10. Display TCP Protocol Statistics


Users can also view connection statistics for a single protocol only. The following example displays the statistics data for only the TCP protocol.

$ netstat -st

We can easily combine the -s option with a protocol selector and find out statistics data about it. The below example prints the same output but using the abbreviated syntax.

$ netstat --statistics --tcp

Display TCP statistics using netstat command

11. Display UDP Protocol Statistics


We can view the statistics data for the UDP protocol the same way we viewed TCP statistics. Replace the -t or –-tcp option with any of -u or –udp. Check out the next two examples to see how this works.

$ netstat -su
$ netstat --statistics --udp

Note that you will also find the udplite statistics from these commands. However, if you specify udplite using the -U or –udplite option, there will be no UDP data on the resulting output.

12. Display Program Names


You can use the netstat utility to display which programs have initiated the network connections. This can be extremely useful when troubleshooting network issues. Check out the below command to see how it works.

$ netstat -pt

The output should contain established TCP connections and the programs that are responsible for those connections. You may also use the abbreviated form –program instead of -p, as illustrated in the below example.

$ netstat --program --tcp

13. Display Network Information in Continuous Mode


The -c or –continuous options of netstat allows it to display the specified information continuously. Check out the below commands to see how this works.

$ netstat -tc
$ netstat --tcp --continuous

The default refresh interval is 1 second. However, users can override it by supplying an additional argument, as shown in the below examples.

$ netstat -tc 5
$ netstat --tcp --continuous 3

Contrary to many Linux terminal commands, the interval selector isn’t preceded by an equal sign for the abbreviated syntax.

14. Display the Routing Tables


The network utility can be used to display the routing tables defined by the Linux kernel. The output is similar to the one provided by the Linux IP command.

$ netstat -r

This command’s output shows information like the destination address, gateway, subnet mask, and network interface name. You may use the abbreviated syntax –route if you want to document this command’s use in your shell scripts.

$ netstat --route

15. Display Interface Statistics


Netstat can be used to print out the interface statistics for your Linux system. The following command prints out the available network interfaces and provides information about the transmitted&received packets, error rate, and MTU.

$ netstat -i
$ netstat --interfaces

You can use either one of the options to view network interface information.

16. Display Interface Statistics in Real-Time


To view interface statistics in real-time, combine the -c or –continuous option with the interface option. The following examples will update the network interface statistics every 3 seconds.

$ netstat -ic 3
$ netstat --interfaces --continuous 3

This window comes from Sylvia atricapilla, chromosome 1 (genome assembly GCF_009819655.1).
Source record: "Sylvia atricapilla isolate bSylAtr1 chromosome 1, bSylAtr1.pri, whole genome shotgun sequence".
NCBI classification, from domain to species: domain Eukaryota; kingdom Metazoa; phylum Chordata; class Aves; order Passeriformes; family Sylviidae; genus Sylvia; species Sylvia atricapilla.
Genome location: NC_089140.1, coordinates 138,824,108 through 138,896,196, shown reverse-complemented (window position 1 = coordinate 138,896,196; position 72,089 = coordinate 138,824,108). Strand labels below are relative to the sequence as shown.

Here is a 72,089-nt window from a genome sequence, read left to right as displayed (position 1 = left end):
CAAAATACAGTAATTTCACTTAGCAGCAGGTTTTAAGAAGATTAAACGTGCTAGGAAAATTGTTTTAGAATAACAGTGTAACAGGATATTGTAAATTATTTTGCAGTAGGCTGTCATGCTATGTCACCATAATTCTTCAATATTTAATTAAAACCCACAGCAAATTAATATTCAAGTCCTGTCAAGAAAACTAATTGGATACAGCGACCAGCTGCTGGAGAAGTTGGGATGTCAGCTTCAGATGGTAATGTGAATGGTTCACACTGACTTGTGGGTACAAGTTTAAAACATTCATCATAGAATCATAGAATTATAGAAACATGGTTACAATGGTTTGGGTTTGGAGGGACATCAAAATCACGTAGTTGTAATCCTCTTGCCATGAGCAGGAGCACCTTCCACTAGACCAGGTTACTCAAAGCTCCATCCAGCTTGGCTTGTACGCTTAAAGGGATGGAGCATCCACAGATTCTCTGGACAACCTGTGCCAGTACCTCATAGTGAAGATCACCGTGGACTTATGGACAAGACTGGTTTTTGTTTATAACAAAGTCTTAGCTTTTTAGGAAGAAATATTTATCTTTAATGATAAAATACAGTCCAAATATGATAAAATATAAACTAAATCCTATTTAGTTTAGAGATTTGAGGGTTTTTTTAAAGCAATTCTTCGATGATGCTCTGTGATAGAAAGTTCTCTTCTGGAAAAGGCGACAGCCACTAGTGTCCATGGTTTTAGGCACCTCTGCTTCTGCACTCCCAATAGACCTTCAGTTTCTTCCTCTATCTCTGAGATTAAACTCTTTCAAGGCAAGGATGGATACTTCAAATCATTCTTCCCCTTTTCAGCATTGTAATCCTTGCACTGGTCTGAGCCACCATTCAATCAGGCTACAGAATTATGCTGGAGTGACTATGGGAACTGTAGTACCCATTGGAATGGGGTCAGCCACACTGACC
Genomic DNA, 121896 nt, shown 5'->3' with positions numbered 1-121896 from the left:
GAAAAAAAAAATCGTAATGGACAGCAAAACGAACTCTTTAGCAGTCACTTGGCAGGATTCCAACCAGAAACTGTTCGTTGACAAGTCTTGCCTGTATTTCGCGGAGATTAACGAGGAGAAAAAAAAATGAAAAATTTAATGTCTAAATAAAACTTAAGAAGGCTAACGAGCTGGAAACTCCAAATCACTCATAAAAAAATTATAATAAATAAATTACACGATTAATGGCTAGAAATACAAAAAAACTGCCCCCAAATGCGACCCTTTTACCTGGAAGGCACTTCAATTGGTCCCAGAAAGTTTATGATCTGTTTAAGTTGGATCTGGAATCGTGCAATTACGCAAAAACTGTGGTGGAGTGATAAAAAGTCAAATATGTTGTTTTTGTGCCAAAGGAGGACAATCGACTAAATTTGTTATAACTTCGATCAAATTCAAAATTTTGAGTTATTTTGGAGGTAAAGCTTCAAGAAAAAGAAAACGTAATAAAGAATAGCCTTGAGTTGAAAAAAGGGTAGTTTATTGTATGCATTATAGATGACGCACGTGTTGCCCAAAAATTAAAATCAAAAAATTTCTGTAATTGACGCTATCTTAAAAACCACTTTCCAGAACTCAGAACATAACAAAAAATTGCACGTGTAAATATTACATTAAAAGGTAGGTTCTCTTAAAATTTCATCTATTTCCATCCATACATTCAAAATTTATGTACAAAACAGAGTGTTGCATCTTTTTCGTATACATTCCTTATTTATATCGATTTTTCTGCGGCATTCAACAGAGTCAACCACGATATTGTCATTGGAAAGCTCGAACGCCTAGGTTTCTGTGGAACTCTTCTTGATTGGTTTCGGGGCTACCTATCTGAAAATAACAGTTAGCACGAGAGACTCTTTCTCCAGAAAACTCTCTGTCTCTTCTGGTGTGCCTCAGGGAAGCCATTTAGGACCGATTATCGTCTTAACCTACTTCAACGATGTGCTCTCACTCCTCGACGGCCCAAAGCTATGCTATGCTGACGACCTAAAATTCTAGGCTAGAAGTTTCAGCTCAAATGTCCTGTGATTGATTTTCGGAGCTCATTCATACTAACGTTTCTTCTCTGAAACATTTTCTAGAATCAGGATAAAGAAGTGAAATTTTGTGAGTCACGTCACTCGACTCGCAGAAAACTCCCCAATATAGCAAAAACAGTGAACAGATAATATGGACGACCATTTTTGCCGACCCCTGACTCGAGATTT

You should notice changes under the transmitted(TX) and received(RX) fields. Replace the time interval with a number that suits your need. Note that the interval is in seconds, not minutes.

Netstat continous mode

17. Display Kernel Table for Interfaces


The following netstat command displays the interface table defined by the Linux kernel. This command is similar to the output provided by the Linux ifconfig command.

$ netstat -ie

The -e or –extend option forces netstat to print this interface table. The following example illustrates the same command using the abbreviated syntax.

$ netstat --interfaces --extend

18. Display IP Information


You can display the IPv4/IPv6 group memberships very easily by using the netstat utility. Check out the following simple example to see how this works.

$ netstat -g
$ netstat --groups

So, the -g or –groups option of netstat can view the multicast group memberships.

19. Display Listening Programs


You can use the netstat program for viewing which programs are actively listening for incoming network requests. This is very useful since you can determine which programs are responsible for certain network activities from this output.

$ netstat -ap | grep "http"
$ netstat --all --program | grep "http"

We are simply printing all the listening programs and then filtering out the necessary listings by using grep. Check out our earlier guide on Linux grep commands to see how GREP filters piped data.

20. Display RAW Network Statistics


The following netstat example shows you how to use it for displaying raw network statistics. Copy the command and run it in your terminal emulator to view the output for your personal machine.

$ netstat -sw
$ netstat --statistics --raw

The output should contain statistics data for raw network connections, including for IP, ICMP, and udplite.

21. Display Information for IPv4 Routes


You can use the route sub-subcommand of netstat for viewing the IPv4 routes defined by the kernel. Check out the following example to learn how to do this.

$ netstat -r -4
$ netstat --route --inet

So, –inet is the abbreviated form for this option. You can also combine the options if you are using the short form.